Abd-El-Khalick, F., & Lederman, N.G. (2000). Improving science teachers' conceptions of the nature of science: A critical review of the literature. International Journal of Science Education, 22:7, p.665-701. (EJ610437)
"This paper aimed to review, and assess the ‘effectiveness’ of the attempts undertaken to improve prospective and practising science teachers’ conceptions of nature of science (NOS). The reviewed attempts could be categorized into two general approches: implicit and explicit. Implicit attempts utilized science process-skills instruction or engagement in science-based inquiry activities to improve science teachers’ conceptions of NOS. To achieve the same goal, explicit attempts used instruction geared towards various aspects of NOS and/or instruction that utilized elements from history and philosophy of science."
"To the extent that teachers’ NOS conceptions were faithfully assessed by the
instruments used in the reviewed studies, the explicit approach was relatively more effective in enhancing teachers’ views. The relative ineffectiveness of the implicit approach could be attributed to two inherent assumptions. The first is that developing an understanding of NOS is an ‘affective’, as compared to a ‘cognitive’, learning outcome. The second ensuing assumption is that learners would necessarily develop understandings of NOS as a by-product of engaging in science-realated activities.
However, despite the relative ‘effectiveness’ of the explicit approach, much is still required in terms of fostering among science teachers ‘desired’ understandings of NOS. The paper emphasizes that explicitness and reflectivness should be given prominence in any future attempts aimed at improving teachers’ concepts of NOS."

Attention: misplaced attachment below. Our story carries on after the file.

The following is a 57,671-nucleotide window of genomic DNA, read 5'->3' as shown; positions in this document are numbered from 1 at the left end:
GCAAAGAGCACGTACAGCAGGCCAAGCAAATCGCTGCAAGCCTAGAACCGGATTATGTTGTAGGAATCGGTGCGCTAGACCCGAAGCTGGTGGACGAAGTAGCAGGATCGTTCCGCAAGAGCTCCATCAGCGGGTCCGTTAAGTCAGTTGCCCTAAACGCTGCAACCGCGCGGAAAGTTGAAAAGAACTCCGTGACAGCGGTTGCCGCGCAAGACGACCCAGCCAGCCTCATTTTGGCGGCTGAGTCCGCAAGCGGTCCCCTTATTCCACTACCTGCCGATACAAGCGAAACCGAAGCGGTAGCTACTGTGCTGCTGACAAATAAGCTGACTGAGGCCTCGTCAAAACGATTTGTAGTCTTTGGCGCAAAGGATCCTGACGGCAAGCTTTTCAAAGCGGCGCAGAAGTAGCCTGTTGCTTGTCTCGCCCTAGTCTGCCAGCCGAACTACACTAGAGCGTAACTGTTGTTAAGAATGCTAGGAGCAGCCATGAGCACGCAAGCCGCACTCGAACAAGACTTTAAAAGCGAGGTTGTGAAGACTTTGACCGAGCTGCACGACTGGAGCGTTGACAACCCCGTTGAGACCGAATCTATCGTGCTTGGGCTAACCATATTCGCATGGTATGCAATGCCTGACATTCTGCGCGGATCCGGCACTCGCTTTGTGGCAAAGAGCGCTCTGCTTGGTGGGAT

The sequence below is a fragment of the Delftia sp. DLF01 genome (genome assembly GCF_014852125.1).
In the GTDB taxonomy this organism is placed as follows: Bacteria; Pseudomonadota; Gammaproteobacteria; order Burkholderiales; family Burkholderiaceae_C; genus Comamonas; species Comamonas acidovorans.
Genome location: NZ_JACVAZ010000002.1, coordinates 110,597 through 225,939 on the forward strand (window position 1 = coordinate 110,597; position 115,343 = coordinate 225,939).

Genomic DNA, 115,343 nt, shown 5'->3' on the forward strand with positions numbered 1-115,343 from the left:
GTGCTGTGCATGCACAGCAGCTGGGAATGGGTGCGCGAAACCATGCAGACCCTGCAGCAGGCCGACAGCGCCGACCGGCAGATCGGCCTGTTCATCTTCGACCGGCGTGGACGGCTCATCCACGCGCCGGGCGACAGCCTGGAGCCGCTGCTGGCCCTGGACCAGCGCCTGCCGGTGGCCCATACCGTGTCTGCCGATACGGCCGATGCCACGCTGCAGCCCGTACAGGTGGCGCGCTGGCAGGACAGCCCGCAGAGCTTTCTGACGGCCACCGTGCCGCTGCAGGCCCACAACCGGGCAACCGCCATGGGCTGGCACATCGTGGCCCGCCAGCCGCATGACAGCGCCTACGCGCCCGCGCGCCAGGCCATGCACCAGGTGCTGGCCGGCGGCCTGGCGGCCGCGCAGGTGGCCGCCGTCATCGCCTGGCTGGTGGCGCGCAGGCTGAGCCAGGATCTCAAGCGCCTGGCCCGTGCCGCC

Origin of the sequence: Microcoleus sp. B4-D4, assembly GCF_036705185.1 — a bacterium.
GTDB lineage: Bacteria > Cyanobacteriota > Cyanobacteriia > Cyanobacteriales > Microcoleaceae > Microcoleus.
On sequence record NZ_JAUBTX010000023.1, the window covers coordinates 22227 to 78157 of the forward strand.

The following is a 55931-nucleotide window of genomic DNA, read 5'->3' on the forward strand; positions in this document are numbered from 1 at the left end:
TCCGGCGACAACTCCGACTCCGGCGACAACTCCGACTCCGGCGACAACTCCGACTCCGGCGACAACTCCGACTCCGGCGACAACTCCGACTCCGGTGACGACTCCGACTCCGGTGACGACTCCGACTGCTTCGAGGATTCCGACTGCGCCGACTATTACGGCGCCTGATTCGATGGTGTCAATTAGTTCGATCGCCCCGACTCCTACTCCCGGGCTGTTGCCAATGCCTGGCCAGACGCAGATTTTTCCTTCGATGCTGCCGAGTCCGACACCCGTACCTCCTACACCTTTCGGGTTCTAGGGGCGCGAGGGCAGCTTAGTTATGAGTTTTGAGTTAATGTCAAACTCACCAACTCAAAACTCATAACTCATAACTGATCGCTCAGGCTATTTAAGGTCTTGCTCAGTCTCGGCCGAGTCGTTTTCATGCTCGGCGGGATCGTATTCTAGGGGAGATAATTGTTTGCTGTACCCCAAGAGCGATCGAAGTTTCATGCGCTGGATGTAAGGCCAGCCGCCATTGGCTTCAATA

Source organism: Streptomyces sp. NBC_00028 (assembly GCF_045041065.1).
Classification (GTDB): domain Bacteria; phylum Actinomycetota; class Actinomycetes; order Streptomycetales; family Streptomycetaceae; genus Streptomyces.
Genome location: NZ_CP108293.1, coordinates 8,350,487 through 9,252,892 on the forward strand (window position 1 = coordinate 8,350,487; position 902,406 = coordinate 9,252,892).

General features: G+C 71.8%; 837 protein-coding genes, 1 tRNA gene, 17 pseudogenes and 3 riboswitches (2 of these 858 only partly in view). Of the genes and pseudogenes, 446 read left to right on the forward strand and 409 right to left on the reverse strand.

"Most recently, the National Science Education Standards (NRC,1996) have emphasized the historical, tentative, empirical, logical, and well-substantiated nature of scientific claims. Also emphasized were the values of scepticism and open communication, as well as the interaction between personal, societal and cultural beliefs in the generation of scientific knowledge." p.668
"Applied to teaching about NOS, PCK would include, in addition to an adequate understanding of various aspects of NOS, knowledge of a wide range of related examples, activities, illustrations, explanations, demonstrations, and historical episodes." p.692
The authors discuss the importance of addressing teachers' misconceptions about NOS before they can engage students. This is a large task, one that museums can help with. I kept thinking how the case files are so ripe for the picking for helping teachers appreciate NOS by direct, hands-on work with the primary source documents.
This sprawling, epic review of the literature seems thorough and comprehensive. Yet, museum education efforts are not considered.